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The most you can lose on any stock (assuming you don't use leverage) is 100% of your money. But on the bright side, you can make far more than 100% on a really good stock. For example, the Piper Sandler Companies (NYSE:PIPR) share price has soared 215% in the last half decade. Most would be very happy with that. Also pleasing for shareholders was the 24% gain in the last three months. But this could be related to the strong market, which is up 13% in the last three months.
While markets are a powerful pricing mechanism, share prices reflect investor sentiment, not just underlying business performance. One flawed but reasonable way to assess how sentiment around a company has changed is to compare the earnings per share (EPS) with the share price.
During the last half decade, Piper Sandler Companies became profitable. Sometimes, the start of profitability is a major inflection point that can signal fast earnings growth to come, which in turn justifies very strong share price gains.
The image below shows how EPS has tracked over time (if you click on the image you can see greater detail).
We like that insiders have been buying shares in the last twelve months. Having said that, most people consider earnings and revenue growth trends to be a more meaningful guide to the business. Dive deeper into the earnings by checking this interactive graph of Piper Sandler Companies' earnings, revenue and cash flow.
What About Dividends?
As well as measuring the share price return, investors should also consider the total shareholder return (TSR). The TSR is a return calculation that accounts for the value of cash dividends (assuming that any dividend received was reinvested) and the calculated value of any discounted capital raisings and spin-offs. So for companies that pay a generous dividend, the TSR is often a lot higher than the share price return. In the case of Piper Sandler Companies, it has a TSR of 249% for the last 5 years. That exceeds its share price return that we previously mentioned. And there's no prize for guessing that the dividend payments largely explain the divergence!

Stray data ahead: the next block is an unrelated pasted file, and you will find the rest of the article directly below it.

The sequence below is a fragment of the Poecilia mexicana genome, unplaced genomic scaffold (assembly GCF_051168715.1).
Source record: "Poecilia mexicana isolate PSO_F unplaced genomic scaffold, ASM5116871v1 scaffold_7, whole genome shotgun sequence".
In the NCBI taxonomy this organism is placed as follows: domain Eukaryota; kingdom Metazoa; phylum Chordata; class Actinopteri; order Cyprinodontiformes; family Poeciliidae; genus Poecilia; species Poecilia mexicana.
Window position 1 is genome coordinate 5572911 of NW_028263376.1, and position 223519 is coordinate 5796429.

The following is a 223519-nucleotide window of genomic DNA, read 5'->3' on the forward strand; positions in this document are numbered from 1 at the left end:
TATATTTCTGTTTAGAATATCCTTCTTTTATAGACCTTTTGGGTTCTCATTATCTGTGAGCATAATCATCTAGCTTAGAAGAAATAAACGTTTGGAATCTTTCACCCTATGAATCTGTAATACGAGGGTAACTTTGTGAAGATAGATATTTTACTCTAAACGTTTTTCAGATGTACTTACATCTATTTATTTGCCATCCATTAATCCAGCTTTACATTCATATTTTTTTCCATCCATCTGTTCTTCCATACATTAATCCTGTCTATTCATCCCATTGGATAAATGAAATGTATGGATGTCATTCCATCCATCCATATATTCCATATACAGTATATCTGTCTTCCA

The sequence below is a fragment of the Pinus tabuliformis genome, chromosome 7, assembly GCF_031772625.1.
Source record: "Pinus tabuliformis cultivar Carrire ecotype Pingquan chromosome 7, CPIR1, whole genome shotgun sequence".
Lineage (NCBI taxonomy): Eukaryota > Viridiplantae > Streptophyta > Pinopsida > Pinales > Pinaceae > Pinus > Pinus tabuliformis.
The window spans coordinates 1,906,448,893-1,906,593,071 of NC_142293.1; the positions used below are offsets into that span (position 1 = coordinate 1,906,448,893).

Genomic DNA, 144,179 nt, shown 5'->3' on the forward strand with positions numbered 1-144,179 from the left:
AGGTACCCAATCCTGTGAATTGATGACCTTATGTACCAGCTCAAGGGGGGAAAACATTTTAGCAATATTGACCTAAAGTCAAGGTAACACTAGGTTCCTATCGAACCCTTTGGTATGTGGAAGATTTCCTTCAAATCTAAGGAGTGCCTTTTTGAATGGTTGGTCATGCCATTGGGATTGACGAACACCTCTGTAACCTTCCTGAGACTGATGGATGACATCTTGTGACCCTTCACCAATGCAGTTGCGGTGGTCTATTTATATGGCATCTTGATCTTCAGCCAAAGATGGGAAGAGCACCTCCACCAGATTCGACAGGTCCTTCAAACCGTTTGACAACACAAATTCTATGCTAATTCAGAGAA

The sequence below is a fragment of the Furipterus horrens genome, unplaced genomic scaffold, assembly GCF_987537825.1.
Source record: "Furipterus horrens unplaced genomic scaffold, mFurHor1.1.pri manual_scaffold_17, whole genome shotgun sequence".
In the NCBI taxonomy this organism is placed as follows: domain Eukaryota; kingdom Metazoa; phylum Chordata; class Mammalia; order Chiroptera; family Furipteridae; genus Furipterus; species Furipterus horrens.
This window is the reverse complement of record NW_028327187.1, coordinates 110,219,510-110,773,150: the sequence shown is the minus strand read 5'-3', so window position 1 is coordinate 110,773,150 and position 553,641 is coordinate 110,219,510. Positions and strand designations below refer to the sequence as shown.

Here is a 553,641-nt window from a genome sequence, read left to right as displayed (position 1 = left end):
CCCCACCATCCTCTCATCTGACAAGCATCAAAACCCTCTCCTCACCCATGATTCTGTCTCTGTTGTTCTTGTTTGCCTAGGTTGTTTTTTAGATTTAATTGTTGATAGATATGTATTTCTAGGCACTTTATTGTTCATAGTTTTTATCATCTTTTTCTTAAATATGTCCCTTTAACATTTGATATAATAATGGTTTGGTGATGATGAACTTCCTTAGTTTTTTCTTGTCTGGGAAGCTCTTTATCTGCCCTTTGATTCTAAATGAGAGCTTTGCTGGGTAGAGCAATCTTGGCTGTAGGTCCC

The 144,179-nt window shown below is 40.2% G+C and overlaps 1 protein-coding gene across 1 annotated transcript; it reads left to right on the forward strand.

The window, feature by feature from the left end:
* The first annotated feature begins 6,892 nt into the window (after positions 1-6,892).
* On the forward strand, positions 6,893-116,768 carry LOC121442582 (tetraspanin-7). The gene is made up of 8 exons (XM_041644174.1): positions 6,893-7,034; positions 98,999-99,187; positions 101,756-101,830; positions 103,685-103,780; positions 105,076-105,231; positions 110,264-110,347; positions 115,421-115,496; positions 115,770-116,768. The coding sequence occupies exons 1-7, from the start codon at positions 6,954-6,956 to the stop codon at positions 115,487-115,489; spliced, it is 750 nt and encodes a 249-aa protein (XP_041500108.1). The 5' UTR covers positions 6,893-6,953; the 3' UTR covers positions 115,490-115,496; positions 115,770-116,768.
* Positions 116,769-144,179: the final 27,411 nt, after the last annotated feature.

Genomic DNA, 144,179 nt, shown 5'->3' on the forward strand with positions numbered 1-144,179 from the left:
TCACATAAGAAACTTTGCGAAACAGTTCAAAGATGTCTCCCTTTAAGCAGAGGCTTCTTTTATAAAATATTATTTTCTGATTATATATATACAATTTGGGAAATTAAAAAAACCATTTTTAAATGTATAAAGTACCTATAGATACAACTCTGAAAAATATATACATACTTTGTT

A Different Perspective
It's nice to see that Piper Sandler Companies shareholders have received a total shareholder return of 27% over the last year. That's including the dividend. Having said that, the five-year TSR of 28% a year, is even better. It's always interesting to track share price performance over the longer term. But to understand Piper Sandler Companies better, we need to consider many other factors. Take risks, for example - Piper Sandler Companies has 4 warning signs we think you should be aware of.
If you like to buy stocks alongside management, then you might just love this free list of companies. (Hint: insiders have been buying them).
Please note, the market returns quoted in this article reflect the market weighted average returns of stocks that currently trade on US exchanges.
This article by Simply Wall St is general in nature. It does not constitute a recommendation to buy or sell any stock, and does not take account of your objectives, or your financial situation. We aim to bring you long-term focused analysis driven by fundamental data. Note that our analysis may not factor in the latest price-sensitive company announcements or qualitative material. Simply Wall St has no position in any stocks mentioned.
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